SharePoint Designer 2010 Errors were found when compiling the workflow. The workflow files were saved but cannot be run. Unexpected error on server associating the workflow.

Article ID: 2557533 - View products that this article applies to.
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Symptoms

When attempting to publish a SharePoint Designer 2010 workflow that is large or uses multiple Start Approval Process actions, an error indicating that the workflow cannot be published will be displayed.

In SharePoint 2010 RTM:
  • SharePoint Designer will show the following error: “Errors were found when compiling the workflow. The workflow files were saved but cannot be run. Unexpected error on server associating the workflow”
  • And the following message will be logged to ULS: “w3wp.exe SharePoint Foundation Workflow Infrastructure Medium Workflow Compile Failed: Thread was being aborted.”

After installing the February 2011 CU:

  • SharePoint Designer will show the following error: “Errors were found when compiling the workflow. The workflow files were saved but cannot be run. Unexpected error on server associating the workflow”
  • And the following message will be logged to ULS: “w3wp.exe SharePoint Foundation Workflow Infrastructure Medium Workflow dll failed to compile because it exceeded UserDefinedWorkflowMaximumComplexity of 7000”

Cause

This problem is caused by the large number of Types that are created during workflow compilation, for workflows with many local workflow variables. It is more common for workflows with multiple Approval Process actions, as each preconfigured Approval Process Action comes with a large set of local variables, for the different configurable property of the Approval Process.

Prior to the February 2011 CU, limits on the complexity of the workflow definition were enforced by the Microsoft .NET 3.0 workflow compiler. With the February 2011 CU, SharePoint uses the SPWebApplication UserDefinedWorkflowMaximumComplexity property to enforce a maximum number of Types in the workflow definition, and prevent compilation in these cases.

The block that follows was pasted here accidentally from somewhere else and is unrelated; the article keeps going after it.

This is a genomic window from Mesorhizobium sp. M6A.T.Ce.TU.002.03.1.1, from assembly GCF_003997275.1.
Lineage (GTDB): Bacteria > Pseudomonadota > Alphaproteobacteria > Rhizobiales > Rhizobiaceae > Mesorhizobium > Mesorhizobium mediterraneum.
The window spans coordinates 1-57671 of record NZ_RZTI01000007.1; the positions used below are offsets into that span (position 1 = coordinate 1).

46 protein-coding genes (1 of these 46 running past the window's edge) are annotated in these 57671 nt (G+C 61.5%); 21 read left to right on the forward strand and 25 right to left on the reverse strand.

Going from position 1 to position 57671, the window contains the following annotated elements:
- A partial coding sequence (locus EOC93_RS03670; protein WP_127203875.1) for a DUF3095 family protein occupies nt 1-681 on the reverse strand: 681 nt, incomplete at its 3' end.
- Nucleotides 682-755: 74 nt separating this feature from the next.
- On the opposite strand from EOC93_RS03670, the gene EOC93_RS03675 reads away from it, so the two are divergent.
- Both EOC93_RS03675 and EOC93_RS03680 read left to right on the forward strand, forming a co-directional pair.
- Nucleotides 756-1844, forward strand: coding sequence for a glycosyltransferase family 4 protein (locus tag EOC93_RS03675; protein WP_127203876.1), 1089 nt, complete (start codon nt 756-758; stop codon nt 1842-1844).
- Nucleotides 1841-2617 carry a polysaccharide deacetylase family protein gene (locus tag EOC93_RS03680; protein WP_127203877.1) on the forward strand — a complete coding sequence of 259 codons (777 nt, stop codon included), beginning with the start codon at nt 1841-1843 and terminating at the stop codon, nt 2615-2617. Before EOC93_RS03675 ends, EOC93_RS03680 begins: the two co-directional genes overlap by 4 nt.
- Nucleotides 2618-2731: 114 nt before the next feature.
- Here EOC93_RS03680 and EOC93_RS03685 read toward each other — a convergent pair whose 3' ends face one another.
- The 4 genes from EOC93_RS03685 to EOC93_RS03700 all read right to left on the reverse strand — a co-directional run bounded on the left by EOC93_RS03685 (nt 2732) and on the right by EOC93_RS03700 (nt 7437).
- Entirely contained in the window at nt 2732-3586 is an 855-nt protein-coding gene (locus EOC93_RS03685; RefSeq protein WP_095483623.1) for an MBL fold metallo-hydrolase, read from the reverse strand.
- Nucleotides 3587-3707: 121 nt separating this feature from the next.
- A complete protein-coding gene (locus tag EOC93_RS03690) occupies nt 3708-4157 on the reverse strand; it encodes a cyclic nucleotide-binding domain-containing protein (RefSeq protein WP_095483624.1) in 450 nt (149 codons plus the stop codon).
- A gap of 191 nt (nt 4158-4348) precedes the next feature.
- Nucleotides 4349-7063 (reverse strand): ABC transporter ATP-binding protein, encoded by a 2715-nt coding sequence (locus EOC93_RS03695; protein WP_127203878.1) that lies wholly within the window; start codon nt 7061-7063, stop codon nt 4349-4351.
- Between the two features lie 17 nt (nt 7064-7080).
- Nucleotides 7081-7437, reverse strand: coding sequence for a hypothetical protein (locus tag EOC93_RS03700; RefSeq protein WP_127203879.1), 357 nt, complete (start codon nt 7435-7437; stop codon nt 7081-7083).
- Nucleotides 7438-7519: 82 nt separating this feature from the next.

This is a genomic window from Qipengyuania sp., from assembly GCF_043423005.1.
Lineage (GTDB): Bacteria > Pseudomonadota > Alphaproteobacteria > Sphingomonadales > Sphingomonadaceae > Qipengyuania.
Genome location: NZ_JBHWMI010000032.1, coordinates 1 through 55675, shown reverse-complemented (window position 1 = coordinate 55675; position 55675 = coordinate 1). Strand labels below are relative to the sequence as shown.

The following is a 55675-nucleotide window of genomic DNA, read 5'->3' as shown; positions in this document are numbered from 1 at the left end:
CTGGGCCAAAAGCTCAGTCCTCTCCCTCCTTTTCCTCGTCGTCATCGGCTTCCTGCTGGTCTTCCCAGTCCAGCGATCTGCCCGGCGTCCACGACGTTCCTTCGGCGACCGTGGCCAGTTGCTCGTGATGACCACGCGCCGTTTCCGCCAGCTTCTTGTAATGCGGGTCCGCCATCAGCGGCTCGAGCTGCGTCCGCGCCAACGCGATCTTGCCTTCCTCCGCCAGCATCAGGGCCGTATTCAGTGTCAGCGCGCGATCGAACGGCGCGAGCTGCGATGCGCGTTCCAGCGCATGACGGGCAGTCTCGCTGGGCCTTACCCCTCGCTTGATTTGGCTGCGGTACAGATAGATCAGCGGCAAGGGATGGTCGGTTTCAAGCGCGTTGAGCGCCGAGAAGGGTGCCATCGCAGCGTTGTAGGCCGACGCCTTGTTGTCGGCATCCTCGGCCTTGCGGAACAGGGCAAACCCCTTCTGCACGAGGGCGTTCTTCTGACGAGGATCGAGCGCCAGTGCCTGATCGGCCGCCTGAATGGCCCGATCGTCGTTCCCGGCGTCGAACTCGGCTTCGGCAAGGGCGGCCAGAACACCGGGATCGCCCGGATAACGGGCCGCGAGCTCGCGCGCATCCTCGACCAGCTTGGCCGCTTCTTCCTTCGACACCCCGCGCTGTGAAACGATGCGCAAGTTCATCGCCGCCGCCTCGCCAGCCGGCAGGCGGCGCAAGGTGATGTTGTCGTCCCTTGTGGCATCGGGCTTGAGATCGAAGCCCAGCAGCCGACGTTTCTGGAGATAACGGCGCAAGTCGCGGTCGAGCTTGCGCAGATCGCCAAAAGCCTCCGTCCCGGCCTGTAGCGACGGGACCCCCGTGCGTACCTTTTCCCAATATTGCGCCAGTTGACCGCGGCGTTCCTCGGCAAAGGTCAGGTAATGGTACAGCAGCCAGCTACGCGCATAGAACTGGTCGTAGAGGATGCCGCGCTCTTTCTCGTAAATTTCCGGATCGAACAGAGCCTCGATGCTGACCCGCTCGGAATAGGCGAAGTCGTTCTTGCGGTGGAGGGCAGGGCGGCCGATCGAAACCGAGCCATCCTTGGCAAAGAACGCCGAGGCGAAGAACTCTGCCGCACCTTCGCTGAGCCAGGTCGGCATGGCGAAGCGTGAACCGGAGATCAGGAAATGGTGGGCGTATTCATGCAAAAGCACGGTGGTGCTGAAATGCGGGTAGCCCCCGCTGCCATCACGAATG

Resolution

First, make sure SharePoint Farm is at February CU or later build, the following property will be made available:

UserDefinedWorkflowMaximumComplexity

Please refer to the link below for more information:

http://msdn.microsoft.com/en-us/library/microsoft.sharepoint.administration.spwebapplication.userdefinedworkflowmaximumcomplexity.aspx

By installing a CU that includes the server February 2011 CU, SharePoint administrators are now able to prevent compilation of workflows whose compilation would affect the performance of the farm. The default value of the property is 7000, but can be changed based on the needs and profile of the SharePoint farm.

The following PowerShell script can be used to adjust the value per SPWebApplication:

[System.Reflection.Assembly]::LoadWithPartialName("Microsoft.SharePoint")

$new_limit = 5000;

$webapp = [Microsoft.SharePoint.Administration.SPWebApplication]::Lookup(http://WebAppURL)

$webapp.UserDefinedWorkflowMaximumComplexity = $new_limit

$webapp.Update()

To give context to the default 7,000 value a Start Approval Process action contains 1176 nodes, a Start Feedback Process action contains 1010 and an empty Start Custom Task Process contains 13 nodes.

Please note, up to certain number, roughly 10000, the compliation will be restricted by Microsoft .NET 3.0 workflow complier so the workflow size still has a ceiling.
At that point, the larger workflows need to be restructured to either have more reusable pieces, or be broken out into smaller individual small workflows.

Some ways in which the complexity of larger workflows can be reduced include:
  • Use light weight workflow actions to replace Start Approval Process action, for instance, Start Custom Task Process action or Collect Data from a User
  • Add new task process variables only as they’re needed
  • When the task approvers (or task email) need to change based on conditions in the workflow, use a conditional block to save the task approver (or email contents) in a local variable and then use a single Approval Process action, rather than having a separate Approval Process actions with hardcoded approvers/email contents in each branch of the conditional block
  • When using the small workflows approach, keep the second workflow into a paused state by using an action like Wait for Field Change. In the first workflow, once the Start Approval actions have been completed the workflow can modify a column which the second workflow is monitoring and then it will come out of the paused state and go on

Note This is a "FAST PUBLISH" article created directly from within the Microsoft support organization. The information contained herein is provided as-is in response to emerging issues. As a result of the speed in making it available, the materials may include typographical errors and may be revised at any time without notice. See Terms of Use for other considerations.

Properties

Article ID: 2557533 - Last Review: December 27, 2012 - Revision: 7.0
Applies to
  • Microsoft SharePoint Designer 2013
  • Microsoft SharePoint Designer 2010
  • Microsoft SharePoint Server 2013
  • Microsoft SharePoint Server 2010
Keywords: 
KB2557533

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